Flash forward to yesterday. Lisa and I took Emmy down to Houston for one of her former classmate Ally's birthday party. For the uninitiated, the birthday party of a five year old is a blend of the various action scenes from the Mad Max/Road Warrior films. In fact, I would go so far as to say that Thunderdome is relatively tranquil compared to sugared up five year olds. Now add in that it was not just a party for Ally, but also her seven year old brother Greg, and you have the makings of pure pandemonium. Mixed in among the mob was another little red headed boy. Not only was he similar in appearance, but also actions to Peyton. At one point, he had taken off his shoes to test the strength of some dead reeds in order to poke at the koi in a fish pond with a stick. Again, I was reminded of my son, but at a younger age.
These two cases of deja vu truly got me to thinking about all the other red headed kids I have seen since Peyton's death. They never seem to be in possession of a comb, thus leading to an unruly mop upon their head, like Peyton. The cavalier attitude of adventure over their own safety was too, like Peyton. The fact that they are all arms and legs, lacking in grace and athleticism reminds me of, you guessed it, Peyton. Never mind the fact that they all seemed to be lovable nerds, like Peyton.
I have no doubt that there are graceful red heads that can dunk a basketball after taking off from the free throw line, throw a slider that never fails to catch the corner of the plate, repeatedly make acrobatic catches in the end zone, or who have never seen an episode of Dr. Who or The Walking Dead. Just like I have no doubt there are red heads who possess the grace of a Baryshnikov, the hair of a Clooney or Pitt, even the complexion of Kutcher or Reynolds. However, it never fails that every red head I see never fails to remind me of Peyton.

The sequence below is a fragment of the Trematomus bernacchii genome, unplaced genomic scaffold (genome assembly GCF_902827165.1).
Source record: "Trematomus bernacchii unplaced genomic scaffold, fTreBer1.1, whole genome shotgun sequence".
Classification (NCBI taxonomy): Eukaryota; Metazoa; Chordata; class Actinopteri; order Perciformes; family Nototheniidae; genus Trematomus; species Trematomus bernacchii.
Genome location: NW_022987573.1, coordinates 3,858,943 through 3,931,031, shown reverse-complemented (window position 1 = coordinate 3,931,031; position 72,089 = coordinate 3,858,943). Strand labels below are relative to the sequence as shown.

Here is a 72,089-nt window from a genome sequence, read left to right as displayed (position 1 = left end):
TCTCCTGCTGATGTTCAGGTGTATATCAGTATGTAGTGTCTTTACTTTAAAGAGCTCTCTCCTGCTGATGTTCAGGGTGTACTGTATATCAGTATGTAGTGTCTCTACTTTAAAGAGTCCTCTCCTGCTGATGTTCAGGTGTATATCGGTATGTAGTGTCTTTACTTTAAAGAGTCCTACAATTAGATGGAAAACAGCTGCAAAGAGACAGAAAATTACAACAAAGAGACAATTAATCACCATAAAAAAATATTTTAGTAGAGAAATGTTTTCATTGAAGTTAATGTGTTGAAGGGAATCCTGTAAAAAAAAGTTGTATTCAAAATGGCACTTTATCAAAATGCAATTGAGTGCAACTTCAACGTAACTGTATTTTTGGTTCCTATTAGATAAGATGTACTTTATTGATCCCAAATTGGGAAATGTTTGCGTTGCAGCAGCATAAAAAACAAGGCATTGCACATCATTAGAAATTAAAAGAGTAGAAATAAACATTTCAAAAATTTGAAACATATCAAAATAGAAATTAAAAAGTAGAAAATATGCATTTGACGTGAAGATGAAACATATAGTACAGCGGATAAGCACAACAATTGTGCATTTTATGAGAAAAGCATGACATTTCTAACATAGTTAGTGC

Maybe its because I miss him so damn much. Maybe because he should be walking the halls of a high school right now. Maybe because whenever I see the trailer for the latest Avengers or Guardians of the Galaxy sequel, or Harry Potter spinoff, I want to call him so he can watch it, call me back and discuss it. Maybe it is because I will be heading to Austin this week for the state swim meet for the fifth straight year, and I will pass all of the landmarks that he used to point of every time we passed them. But whatever the reason is, it seems that all the red heads I see are all goofy, gangly, nerdy kids like Peyton.
Perhaps it is meant to be this way. Maybe all of these kids are reminders of just how truly special Peyton truly was. How not every one is meant to be a star athlete, or smooth with the ladies, or even able to dazzle socially. Maybe we need to be reminded of that despite being far from perfect, there are people out there that will capture our hearts with their awkwardness and quirks.
Next time I am out and about, walking through the halls at school, or even braving the savagery of a children's birthday party, and I see a red head step and throw with the same arm and leg, choose not to play tag because he wants to finish a chapter, or even get soaked falling into a fish pond, I will think to myself that red headed nerds are everywhere, and for that I thank God.